The parties and their attorneys participated in a 1½ day mediation process that resulted in substantial agreement on their complex divorce matter. While they agreed on the structure of their property distribution and alimony arrangement, there were a number of issues they could not quite close; and they had serious concerns about their capacity to conclude the marketing and sale of several assets that would lead to cash distributions to each of them. They also continued to have disagreements on adjustments necessary to reconcile their uses of marital moneys during the pendency of the case.
The lawyers negotiated terms in the parties’ separation agreement that included the appointment of the LDRC mediator to further act as a “dispute resolution coordinator” (DRC) (a hybrid form of mediation and as necessary, arbitration) for the settlement of the remaining factual disputes; and to supervise, and if required, consummate the sales. We worked with counsel to structure these responsibilities, and the parties executed their agreement. They then obtained a divorce. By the judge’s acceptance of the parties’ agreement, our DRC work took on the force of a court order.
Shortly after, the parties presented the DRC with their competing marketing plans for selling two homes, several artworks and a small vintage car collection. He met with the parties and mediated most of the competing aspects of the marketing plans, deciding in the role as arbitrator, those aspects upon which they could not agree. This included input from the suggested brokers and consideration of several issues involving zoning and land use. After further consideration of the artworks/car issues, the parties agreed to trade certain assets instead of selling items piecemeal. Commissions, time and uncertainty were replaced by a narrowing of issues.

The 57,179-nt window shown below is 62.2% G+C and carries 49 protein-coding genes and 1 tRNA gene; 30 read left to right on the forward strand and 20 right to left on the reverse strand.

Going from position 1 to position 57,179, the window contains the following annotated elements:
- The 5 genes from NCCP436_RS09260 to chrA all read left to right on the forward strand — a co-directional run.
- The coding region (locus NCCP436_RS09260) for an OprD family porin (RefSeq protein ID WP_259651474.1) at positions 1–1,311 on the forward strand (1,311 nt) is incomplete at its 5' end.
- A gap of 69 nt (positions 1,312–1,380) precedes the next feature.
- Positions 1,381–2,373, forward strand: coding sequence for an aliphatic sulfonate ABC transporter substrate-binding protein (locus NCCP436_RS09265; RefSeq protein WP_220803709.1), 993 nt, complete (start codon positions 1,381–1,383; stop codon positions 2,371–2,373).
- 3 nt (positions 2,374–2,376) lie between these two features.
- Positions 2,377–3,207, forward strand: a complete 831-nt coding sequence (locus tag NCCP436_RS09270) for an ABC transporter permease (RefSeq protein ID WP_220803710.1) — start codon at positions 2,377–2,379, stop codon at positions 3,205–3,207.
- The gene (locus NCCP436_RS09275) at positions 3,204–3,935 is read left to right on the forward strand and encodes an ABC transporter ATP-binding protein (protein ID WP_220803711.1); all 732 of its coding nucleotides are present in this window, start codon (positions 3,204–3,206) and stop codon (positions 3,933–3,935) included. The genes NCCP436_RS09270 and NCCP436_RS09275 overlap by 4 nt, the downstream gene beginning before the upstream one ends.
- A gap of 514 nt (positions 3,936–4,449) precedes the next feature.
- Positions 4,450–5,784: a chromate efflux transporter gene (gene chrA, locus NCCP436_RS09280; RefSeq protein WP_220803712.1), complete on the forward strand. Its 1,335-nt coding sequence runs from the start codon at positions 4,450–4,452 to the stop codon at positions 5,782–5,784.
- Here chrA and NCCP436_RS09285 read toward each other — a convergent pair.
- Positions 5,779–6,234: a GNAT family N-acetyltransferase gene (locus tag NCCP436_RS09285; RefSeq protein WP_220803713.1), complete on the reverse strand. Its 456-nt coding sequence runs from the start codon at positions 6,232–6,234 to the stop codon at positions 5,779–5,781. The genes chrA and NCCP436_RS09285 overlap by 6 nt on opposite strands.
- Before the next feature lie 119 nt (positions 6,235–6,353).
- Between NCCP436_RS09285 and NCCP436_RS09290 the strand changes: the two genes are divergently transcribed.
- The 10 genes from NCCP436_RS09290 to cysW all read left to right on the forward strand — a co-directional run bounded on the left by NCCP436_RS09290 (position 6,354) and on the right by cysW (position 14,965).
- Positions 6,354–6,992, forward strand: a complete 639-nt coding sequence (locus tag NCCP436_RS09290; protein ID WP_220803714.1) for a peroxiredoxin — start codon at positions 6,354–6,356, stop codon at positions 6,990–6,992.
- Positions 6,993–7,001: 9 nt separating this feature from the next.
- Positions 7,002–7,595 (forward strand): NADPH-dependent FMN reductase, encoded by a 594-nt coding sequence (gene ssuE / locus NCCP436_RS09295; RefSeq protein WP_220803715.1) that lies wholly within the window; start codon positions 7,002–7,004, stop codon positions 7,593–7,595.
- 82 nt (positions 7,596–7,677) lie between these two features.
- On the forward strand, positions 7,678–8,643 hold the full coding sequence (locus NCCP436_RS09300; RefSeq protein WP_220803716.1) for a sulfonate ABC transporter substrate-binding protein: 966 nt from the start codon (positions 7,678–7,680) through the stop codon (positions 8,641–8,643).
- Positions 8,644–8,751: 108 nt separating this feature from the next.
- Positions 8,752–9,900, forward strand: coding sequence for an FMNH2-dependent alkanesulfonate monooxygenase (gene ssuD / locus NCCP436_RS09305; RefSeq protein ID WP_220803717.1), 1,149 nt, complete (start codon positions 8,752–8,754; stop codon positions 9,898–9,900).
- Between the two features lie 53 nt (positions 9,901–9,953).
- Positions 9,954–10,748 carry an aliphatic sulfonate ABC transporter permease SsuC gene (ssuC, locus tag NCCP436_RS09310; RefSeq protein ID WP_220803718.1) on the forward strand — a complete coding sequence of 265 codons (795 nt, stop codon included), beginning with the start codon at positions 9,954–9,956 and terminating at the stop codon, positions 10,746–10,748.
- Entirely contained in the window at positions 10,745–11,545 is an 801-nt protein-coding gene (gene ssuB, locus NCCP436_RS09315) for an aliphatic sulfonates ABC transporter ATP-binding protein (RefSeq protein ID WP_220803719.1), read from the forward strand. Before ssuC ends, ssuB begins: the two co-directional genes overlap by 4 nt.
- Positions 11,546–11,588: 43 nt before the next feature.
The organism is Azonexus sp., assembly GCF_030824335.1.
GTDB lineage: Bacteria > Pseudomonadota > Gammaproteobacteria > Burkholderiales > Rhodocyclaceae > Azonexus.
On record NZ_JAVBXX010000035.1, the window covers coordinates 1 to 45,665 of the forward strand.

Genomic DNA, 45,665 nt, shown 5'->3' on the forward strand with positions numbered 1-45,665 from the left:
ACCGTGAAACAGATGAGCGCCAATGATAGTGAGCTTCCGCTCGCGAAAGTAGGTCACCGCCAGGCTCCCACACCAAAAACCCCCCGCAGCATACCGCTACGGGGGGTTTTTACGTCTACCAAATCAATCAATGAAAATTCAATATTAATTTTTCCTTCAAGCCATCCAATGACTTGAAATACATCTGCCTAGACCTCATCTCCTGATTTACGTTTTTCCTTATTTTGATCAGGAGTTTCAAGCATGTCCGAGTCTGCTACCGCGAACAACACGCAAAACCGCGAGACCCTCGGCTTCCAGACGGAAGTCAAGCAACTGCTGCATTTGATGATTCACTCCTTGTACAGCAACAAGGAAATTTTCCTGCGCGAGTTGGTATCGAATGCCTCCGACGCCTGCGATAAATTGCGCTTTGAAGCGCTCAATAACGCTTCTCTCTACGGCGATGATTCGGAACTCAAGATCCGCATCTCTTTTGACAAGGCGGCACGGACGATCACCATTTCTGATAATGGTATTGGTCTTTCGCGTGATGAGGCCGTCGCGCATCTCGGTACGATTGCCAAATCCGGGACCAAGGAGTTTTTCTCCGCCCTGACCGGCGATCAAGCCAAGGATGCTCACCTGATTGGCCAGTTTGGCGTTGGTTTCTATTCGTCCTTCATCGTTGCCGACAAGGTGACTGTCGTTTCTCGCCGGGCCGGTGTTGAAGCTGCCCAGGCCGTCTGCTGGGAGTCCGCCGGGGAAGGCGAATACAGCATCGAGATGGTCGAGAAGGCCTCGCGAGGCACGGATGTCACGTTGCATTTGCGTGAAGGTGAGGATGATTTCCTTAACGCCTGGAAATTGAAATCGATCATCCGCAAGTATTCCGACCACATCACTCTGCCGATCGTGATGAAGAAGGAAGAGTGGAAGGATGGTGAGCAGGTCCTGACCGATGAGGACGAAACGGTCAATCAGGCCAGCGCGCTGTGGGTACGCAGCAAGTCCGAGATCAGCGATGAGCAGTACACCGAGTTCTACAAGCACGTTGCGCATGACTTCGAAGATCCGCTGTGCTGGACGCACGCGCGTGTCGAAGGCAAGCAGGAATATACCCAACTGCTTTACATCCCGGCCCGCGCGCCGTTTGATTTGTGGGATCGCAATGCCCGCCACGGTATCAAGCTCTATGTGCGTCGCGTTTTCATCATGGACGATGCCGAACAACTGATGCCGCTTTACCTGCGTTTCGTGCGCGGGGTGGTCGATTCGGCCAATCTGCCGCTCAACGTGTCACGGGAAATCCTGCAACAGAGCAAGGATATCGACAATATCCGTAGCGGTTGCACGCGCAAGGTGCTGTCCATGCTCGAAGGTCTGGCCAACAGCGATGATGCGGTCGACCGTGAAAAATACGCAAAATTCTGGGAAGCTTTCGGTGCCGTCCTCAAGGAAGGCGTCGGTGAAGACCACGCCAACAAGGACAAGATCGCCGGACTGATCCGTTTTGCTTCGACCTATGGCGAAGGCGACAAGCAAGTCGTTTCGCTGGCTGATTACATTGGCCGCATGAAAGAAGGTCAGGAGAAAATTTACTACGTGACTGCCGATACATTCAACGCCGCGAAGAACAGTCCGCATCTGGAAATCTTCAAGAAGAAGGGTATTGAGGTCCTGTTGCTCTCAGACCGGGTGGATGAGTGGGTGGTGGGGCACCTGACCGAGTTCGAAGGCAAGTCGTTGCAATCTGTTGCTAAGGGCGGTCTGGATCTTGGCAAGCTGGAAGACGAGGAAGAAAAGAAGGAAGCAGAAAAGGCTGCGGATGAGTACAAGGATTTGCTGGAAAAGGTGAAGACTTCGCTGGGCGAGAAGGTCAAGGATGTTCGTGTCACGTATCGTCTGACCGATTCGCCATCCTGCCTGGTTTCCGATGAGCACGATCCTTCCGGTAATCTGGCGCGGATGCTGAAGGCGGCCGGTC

We then turned to the cash use issues. The parties opted to handle these matters without counsel present, and we held an informal arbitration hearing under ground rules that permitted both the husband and the wife to provide any documents that each felt was relevant, for each to make a 20 minute presentation to the DRC, followed by a question period (each to the other and the DRC to them both). The DRC then proposed a resolution, to which the parties did not agree. The next day, he issued an arbitration award settling the cash use matter.
That left the real estate marketing matters. The first parcel drew a relatively quick offer that the parties’ negotiated themselves, without substantial input from the DRC. The second home proved to be considerably more complex, including marketing price reductions, a broker change and interfacing with land use counsel. On two occasions, we arbitrated disputes over strategic marketing decisions. In the end, the parties agreed on the acceptance of an offer to purchase, after some negotiation; and our job as DRC was complete.
NOTE: THIS CASE STUDY IS BASED ON A COMPOSITE OF ACTUAL LDRC CASES BUT THE FACTS HAVE BEEN ALTERED TO ASSURE THE CONFIDENTIALITY OF OUR CLIENTS.